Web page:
WASHINGTON - Senate lawmakers have voted by a wide margin to reject an effort by Republican lawmakers to challenge results of the presidential election in Arizona.
Earlier on Jan. 6, prior to a violent storming of the U.S. Capitol building that left a person dead, a number of Republican lawmakers mounted their first official challenge to Biden’s presidential election by objecting to state results from Arizona during an extraordinary joint session of Congress.
Rep. Paul Gosar of Arizona, flanked by Sen. Ted Cruz of Texas, rose to object to the typically routine acceptance of electors.
The objection forces hours of debate in the House and Senate, sending lawmakers away to separate deliberations.
Biden, who won the Electoral College 306-232, is to be inaugurated Jan. 20. Still, Trump vowed to he would "never concede" and urged the massive crowd to march to the Capitol where hundreds had already gathered under tight security.
"We will never give up," Trump told the noontime rally.
Vice President Mike Pence was most closely watched as he stepped onto the dais to preside over the joint session in the House chamber.
Pence has a largely ceremonial role, opening the sealed envelopes from the states after they are carried in mahogany boxes used for the occasion, and reading the results aloud. But he was under growing pressure from Trump to overturn the will of the voters and tip the results in the president’s favor, despite having no legal power to affect the outcome.
"Do it Mike, this is a time for extreme courage!" Trump tweeted Wednesday.
But Pence, in a statement shortly before presiding, defied Trump, saying he could not claim "unilateral authority" to reject the electoral votes that make Biden president.
Despite Trump’s repeated claims of voter fraud, election officials and his own former attorney general have said there were no problems on a scale that would change the outcome. All the states have certified their results as fair and accurate, by Republican and Democratic officials alike.
Arizona was the first of several states facing objections from the Republicans as Congress took an alphabetical reading of the election results.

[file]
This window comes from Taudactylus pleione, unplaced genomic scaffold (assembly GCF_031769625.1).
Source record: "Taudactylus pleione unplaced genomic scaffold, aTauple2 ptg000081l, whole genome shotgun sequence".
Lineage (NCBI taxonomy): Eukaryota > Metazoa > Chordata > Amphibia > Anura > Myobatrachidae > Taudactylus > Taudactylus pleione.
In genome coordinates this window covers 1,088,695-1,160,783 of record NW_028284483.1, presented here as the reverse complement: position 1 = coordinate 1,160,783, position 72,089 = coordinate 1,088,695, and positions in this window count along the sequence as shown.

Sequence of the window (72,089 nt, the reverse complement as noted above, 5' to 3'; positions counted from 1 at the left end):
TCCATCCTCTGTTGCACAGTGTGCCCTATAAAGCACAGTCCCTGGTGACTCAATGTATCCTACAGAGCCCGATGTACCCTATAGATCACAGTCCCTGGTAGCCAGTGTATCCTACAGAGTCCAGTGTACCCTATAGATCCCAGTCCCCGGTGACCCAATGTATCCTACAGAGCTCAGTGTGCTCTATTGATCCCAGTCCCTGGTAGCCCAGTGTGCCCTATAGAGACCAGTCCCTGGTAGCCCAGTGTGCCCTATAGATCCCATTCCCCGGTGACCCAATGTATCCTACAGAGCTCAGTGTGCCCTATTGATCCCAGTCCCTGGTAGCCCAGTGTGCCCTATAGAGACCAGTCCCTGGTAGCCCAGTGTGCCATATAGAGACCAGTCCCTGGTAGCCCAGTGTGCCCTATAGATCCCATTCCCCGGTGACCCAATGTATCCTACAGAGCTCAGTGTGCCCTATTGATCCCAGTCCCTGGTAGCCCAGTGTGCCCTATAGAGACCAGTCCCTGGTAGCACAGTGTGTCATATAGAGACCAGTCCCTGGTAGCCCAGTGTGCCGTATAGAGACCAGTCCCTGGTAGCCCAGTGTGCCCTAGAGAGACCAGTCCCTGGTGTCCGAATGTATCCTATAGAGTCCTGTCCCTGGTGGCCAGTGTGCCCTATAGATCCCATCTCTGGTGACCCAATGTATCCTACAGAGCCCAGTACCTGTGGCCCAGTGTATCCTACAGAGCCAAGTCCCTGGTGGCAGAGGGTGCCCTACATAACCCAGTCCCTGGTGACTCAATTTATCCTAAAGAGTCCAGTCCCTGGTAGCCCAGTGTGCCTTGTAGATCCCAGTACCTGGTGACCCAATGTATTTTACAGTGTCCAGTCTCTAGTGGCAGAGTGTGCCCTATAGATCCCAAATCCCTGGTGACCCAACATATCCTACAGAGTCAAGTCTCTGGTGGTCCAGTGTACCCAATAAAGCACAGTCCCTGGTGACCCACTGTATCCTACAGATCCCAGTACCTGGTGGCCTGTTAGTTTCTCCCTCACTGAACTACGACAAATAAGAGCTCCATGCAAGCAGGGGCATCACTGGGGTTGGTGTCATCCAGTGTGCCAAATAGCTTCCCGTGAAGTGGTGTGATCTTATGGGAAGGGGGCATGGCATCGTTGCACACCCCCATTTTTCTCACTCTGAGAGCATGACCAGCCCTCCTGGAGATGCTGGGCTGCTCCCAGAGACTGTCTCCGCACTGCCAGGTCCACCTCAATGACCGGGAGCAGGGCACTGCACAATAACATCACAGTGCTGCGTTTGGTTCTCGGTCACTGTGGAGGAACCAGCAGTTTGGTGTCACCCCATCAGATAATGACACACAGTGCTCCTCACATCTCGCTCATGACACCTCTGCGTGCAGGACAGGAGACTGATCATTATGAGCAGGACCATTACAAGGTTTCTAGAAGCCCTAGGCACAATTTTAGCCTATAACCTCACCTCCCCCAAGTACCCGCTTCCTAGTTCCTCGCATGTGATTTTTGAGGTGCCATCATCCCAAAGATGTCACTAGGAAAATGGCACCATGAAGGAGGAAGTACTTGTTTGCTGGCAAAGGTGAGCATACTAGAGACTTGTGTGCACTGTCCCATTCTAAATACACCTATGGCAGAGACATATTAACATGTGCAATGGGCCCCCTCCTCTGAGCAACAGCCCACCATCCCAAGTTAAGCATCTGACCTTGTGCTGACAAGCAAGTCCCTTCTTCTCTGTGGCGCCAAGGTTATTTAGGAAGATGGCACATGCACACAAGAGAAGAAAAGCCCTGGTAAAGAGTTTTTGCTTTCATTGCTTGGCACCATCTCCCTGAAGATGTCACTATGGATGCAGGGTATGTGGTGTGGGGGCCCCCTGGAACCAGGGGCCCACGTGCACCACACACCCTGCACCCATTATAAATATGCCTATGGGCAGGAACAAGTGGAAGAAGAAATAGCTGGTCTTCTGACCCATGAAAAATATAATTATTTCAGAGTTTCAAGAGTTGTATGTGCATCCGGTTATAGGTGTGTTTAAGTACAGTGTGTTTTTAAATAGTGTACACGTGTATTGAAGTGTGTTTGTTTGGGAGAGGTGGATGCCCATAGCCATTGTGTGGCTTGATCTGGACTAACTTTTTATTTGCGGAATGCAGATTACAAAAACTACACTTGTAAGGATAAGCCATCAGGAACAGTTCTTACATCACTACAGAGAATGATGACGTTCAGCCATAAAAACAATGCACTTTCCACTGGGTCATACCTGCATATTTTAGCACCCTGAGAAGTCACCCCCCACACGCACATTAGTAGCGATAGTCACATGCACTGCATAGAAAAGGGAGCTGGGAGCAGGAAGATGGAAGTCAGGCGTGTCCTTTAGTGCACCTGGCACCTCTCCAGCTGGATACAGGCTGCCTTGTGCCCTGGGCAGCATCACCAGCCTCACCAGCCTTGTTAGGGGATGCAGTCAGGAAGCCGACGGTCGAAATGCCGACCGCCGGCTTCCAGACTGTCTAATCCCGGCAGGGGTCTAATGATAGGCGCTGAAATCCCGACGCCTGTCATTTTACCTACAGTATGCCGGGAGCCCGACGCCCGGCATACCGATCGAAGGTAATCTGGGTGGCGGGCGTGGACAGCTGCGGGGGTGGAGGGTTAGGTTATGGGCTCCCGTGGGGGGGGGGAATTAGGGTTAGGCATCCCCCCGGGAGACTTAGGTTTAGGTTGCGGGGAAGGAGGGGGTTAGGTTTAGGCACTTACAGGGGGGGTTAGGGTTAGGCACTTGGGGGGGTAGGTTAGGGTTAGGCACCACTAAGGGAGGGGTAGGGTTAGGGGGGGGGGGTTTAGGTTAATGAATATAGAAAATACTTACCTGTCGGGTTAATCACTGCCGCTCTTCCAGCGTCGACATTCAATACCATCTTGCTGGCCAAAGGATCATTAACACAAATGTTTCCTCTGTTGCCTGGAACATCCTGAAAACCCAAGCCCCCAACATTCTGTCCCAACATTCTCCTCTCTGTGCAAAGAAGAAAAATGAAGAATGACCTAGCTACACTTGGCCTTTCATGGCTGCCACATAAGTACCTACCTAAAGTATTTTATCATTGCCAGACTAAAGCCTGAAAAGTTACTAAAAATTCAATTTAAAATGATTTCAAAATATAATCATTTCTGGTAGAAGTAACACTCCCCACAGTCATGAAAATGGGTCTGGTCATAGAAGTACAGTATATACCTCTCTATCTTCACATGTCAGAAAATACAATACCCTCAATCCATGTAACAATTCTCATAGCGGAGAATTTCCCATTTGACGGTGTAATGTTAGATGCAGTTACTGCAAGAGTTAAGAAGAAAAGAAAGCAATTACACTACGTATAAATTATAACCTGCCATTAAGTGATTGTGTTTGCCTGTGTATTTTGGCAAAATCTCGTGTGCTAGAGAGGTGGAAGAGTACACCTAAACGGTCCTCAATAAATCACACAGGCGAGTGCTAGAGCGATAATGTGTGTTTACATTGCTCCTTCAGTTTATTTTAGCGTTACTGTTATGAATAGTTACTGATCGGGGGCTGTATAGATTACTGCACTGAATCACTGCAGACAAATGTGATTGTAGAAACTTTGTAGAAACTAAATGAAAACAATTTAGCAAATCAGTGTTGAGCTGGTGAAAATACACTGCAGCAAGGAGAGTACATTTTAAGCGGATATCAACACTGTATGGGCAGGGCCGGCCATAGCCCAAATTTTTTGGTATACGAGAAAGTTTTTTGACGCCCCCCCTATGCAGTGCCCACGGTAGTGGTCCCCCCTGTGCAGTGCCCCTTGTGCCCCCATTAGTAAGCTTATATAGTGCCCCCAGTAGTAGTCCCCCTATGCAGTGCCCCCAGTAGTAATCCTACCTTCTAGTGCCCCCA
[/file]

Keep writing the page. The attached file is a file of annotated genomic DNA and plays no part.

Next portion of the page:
WASHINGTON, DC - JANUARY 06: U.S. Sen. Paul Gosar (R-AZ) speaks on the floor of the House Chamber during a joint session of congress on January 06, 2021 in Washington, DC. Congress held a joint session today to ratify President-elect Joe Biden's 306-
Biden won Arizona by more than 10,000 votes, and eight lawsuits challenging the results have failed. The state’s Supreme Court on Wednesday upheld the dismissal of an election challenge.
The joint session of Congress, required by law, convened before a watchful, restless nation — months after the election, two weeks before the inauguration’s traditional peaceful transfer of power and against the backdrop of a surging COVID-19 pandemic.
Lawmakers were told by Capitol officials to arrive early, due to safety precautions with protesters in Washington. Hundreds of Trump supporters filled the Capitol plaza area and sidewalks, many bearing enormous flags and few wearing masks. Visitors, who typically fill the galleries to watch landmark proceedings, will not be allowed under COVID-19 restrictions.
The session also comes as overnight results from Georgia’s runoff elections put Democrats within reach of a Senate majority.
The current majority leader, Mitch McConnell, who tried to warn his Republican Party off this challenge, was expected to deliver early remarks. Democratic House Speaker Nancy Pelosi called it a day of "enormous historic significance," about "guaranteeing trust in our democratic system."
With the Senate results from Georgia streaming in and Democrats within reach of controlling the chamber, Trump amplified his pleas to stay in office as a veto check on the rival party. At the rally he said he had just talked to Pence and criticized Republicans who are not willing to fight for him as "weak."
While other vice presidents, including Al Gore and Richard Nixon, also presided over their own defeats, Pence supports those Republican lawmakers mounting challenges to the 2020 outcome.
It’s not the first time lawmakers have challenged results. Democrats did in 2017 and 2005. But the intensity of Trump’s challenge is like nothing in modern times, and an outpouring of current and elected GOP officials warn the showdown is sowing distrust in government and eroding Americans’ faith in democracy.
The group led by Cruz is vowing to object unless Congress agrees to form a commission to investigate the election, but that seems unlikely.
Those with Cruz are Sens. Ron Johnson of Wisconsin, James Lankford of Oklahoma, Steve Daines of Montana, John Kennedy of Louisiana, Marsha Blackburn of Tennessee, Mike Braun of Indiana, Cynthia Lummis of Wyoming, Roger Marshall of Kansas, Bill Hagerty of Tennessee and Tommy Tuberville of Alabama.
Many of the Republicans challenging the results said they are trying to give voice to voters back home who don’t trust the outcome of the election and want to see the lawmakers fighting for Trump.
Hawley defended his role saying his constituents have been "loud and clear" about their distrust of the election. "It is my responsibility as a senator to raise their concerns," he wrote to colleagues.
As criticism mounted, Cruz insisted his aim was "not to set aside the election" but to investigate the claims of voting problems. He has produced no new evidence.
Both Hawley and Cruz are potential 2024 presidential contenders, vying for Trump’s base of supporters.
Associated Press writers Andrew Taylor, Jill Colvin and Kevin Freking in Washington and Bill Barrow in Atlanta contributed to this report.
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